Karnataka results could pave the road to 2024 - Hindustan Times

Karnataka results could pave the road to 2024

ByNarendar Pani
May 06, 2023 07:46 PM IST

For the BJP, it's the mantra of centralisation and focus on PM Modi. The Congress is leaning on local leaders and a narrative of federalism

The Karnataka elections on May 10 are turning out to be the most ideological battle in decades. In a string of recent state polls, the practice has been for the Bharatiya Janata Party (BJP) to raise its Hindutva pitch, while other parties tended to skirt around this issue. But with a few days to go for polling in Karnataka, the Congress released a manifesto that likened the Bajrang Dal to the Popular Front of India (PFI), and promised action, which could include a ban, against organisations spewing hate. The BJP responded on predictable lines, with Prime Minister Narendra Modi equating a ban on the Bajrang Dal to a ban on Bajrang Bali, or Lord Hanuman.

The BJP looks set to fight 2024 on a version of Hindutva symbolised by the person of PM Modi and his welfare push. The Congress is looking to focus on decentralisation by promoting local leaders, and imposing electoral costs on potential defectors (AFP) PREMIUM
The BJP looks set to fight 2024 on a version of Hindutva symbolised by the person of PM Modi and his welfare push. The Congress is looking to focus on decentralisation by promoting local leaders, and imposing electoral costs on potential defectors (AFP)

This flashpoint was the latest evidence of the fact that both parties have built their strategies for this assembly elections with a longer-term view of their respective ideologies. For the BJP, while an emphasis on Hindutva was expected, what was less so was the centralised version of this ideology that it has followed in this campaign. Over the past two decades, the BJP has tried to merge its version of Hindutva with local Hindu institutions of various shades and leanings, often ceding ground to the latter. In this round, there has been no such leeway. Some state BJP leaders with influence in mathas and other local Hindu institutions have not even been given tickets. And there has been an insistence that a vote for the BJP is a vote for PM Modi. Home minister Amit Shah made this clear when, after introducing a candidate in a constituency, he stated that the vote was not for the candidate but for Modi.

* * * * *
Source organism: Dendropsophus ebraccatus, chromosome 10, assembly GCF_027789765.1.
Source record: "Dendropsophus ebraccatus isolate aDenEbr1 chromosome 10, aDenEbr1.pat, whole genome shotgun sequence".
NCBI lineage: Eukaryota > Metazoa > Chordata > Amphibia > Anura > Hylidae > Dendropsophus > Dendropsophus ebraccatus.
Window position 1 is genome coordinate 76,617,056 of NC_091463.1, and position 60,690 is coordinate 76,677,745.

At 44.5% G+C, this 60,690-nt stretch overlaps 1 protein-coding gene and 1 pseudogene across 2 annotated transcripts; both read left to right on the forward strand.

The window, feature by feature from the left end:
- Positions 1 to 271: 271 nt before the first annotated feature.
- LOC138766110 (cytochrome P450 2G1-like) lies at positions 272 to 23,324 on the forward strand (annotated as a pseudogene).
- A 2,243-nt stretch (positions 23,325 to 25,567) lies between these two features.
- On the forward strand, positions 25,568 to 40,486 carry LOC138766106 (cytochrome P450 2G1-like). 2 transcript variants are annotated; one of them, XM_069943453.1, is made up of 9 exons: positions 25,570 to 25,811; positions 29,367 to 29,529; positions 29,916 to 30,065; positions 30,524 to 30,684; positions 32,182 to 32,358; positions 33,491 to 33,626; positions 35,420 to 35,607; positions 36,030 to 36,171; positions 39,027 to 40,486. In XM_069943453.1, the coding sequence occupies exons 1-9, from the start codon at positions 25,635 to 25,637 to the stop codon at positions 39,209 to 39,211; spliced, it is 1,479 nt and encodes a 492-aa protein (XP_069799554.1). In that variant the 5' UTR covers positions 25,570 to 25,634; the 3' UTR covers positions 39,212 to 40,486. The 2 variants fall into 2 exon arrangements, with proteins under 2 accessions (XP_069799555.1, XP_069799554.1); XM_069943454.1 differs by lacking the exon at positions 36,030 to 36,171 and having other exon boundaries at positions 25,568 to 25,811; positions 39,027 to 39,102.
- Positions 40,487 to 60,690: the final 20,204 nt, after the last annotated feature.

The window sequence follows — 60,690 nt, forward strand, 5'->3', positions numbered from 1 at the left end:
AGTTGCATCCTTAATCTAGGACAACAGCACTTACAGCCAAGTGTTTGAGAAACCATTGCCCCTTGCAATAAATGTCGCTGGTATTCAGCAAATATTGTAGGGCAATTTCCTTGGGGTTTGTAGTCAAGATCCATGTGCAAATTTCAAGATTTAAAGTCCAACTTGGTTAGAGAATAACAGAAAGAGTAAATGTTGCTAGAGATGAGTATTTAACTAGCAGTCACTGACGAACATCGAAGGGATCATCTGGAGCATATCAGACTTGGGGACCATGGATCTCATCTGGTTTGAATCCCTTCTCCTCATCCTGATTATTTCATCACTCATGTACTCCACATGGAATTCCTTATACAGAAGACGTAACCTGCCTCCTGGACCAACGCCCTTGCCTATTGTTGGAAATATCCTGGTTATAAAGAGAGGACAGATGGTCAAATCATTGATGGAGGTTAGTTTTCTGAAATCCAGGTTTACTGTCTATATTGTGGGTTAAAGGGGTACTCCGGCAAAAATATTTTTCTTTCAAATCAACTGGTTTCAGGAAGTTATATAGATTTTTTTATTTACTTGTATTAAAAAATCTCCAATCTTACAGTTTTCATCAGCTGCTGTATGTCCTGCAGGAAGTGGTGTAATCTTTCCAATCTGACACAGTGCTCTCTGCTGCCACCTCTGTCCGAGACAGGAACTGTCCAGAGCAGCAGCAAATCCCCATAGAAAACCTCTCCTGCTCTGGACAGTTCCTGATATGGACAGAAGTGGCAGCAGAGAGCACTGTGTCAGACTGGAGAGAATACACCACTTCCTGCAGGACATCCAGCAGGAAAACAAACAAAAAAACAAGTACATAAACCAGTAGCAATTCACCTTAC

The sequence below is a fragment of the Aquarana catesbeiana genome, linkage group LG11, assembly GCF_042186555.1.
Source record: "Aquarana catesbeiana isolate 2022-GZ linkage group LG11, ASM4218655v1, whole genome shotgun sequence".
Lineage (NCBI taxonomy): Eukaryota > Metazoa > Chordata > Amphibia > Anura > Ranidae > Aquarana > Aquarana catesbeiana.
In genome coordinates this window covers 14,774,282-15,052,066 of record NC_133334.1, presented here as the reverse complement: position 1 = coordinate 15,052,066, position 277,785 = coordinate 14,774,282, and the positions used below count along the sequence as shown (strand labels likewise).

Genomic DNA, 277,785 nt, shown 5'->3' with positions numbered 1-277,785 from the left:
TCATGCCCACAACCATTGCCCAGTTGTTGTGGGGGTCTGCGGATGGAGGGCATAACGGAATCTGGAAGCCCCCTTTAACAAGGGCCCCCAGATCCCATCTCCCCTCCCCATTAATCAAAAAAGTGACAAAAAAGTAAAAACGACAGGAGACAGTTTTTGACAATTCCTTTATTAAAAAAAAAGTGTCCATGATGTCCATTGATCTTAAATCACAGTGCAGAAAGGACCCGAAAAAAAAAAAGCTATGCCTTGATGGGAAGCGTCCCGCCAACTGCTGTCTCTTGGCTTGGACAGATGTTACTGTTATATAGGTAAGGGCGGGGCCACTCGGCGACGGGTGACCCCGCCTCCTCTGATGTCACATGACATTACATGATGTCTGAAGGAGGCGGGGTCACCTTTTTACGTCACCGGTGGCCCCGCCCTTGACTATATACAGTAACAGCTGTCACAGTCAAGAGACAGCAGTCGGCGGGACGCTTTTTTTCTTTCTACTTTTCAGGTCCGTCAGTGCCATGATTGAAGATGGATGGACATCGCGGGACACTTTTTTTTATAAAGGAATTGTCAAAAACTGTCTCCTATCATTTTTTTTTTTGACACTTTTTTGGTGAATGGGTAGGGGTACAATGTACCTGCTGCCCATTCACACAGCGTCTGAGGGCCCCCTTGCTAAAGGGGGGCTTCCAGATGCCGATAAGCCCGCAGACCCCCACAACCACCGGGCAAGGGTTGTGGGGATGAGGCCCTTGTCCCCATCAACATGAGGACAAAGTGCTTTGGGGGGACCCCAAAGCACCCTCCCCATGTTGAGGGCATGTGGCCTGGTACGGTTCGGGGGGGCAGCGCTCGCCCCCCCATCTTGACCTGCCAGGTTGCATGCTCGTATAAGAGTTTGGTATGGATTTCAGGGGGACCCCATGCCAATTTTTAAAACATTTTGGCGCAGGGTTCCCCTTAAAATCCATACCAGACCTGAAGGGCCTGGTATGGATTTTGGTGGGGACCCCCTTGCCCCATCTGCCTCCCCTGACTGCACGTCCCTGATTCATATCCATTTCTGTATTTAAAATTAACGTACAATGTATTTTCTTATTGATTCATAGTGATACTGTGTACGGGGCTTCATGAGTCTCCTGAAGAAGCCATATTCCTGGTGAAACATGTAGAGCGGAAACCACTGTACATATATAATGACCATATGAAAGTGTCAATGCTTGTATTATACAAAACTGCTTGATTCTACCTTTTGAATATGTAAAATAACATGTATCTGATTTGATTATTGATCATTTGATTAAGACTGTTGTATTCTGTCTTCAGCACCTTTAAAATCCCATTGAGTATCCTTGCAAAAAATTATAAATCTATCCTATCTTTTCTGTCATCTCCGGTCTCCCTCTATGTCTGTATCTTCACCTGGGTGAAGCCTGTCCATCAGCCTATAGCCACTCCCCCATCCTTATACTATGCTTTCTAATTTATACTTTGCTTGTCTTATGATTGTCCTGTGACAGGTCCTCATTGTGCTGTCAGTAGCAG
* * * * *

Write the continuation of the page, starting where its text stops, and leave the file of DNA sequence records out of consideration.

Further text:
The Congress has also stuck closer to its ideological moorings than it has done for decades. Building its strategy around Rahul Gandhi’s emphasis on the first line of the Constitution that India is a Union of states, the party has provided a prominent place for the state leadership. Its promises were made in the form of guarantees signed by the Leader of the Opposition, Siddaramaiah, and the state unit president, DK Shivakumar. In his new role as Congress chief, Mallikarjun Kharge was given a public role much later in the campaign, even as the Gandhis were mobilised. The economic narrative was also built around protecting the state’s institutions, symbolised by the perceived battle between the brand of the Karnataka Milk Federation, Nandini, and the more prominent national brand of Gujarat origin, Amul.

The long view taken by both parties may indicate that they are looking beyond the current round in Karnataka to the national elections next year. The BJP has left little room for doubt that it will fight the next parliamentary elections on a version of Hindutva symbolised by the person of PM Modi and his welfare push. And by sidelining the old guard of leaders during a state election, it has reiterated its overwhelming confidence in the image of PM Modi. The Congress, in contrast, is using the Karnataka election to present itself as a national party sensitive to local concerns. As distinct from the BJP or a national alliance of regional parties, the Congress would like to present itself in 2024 as a national party of local leaders.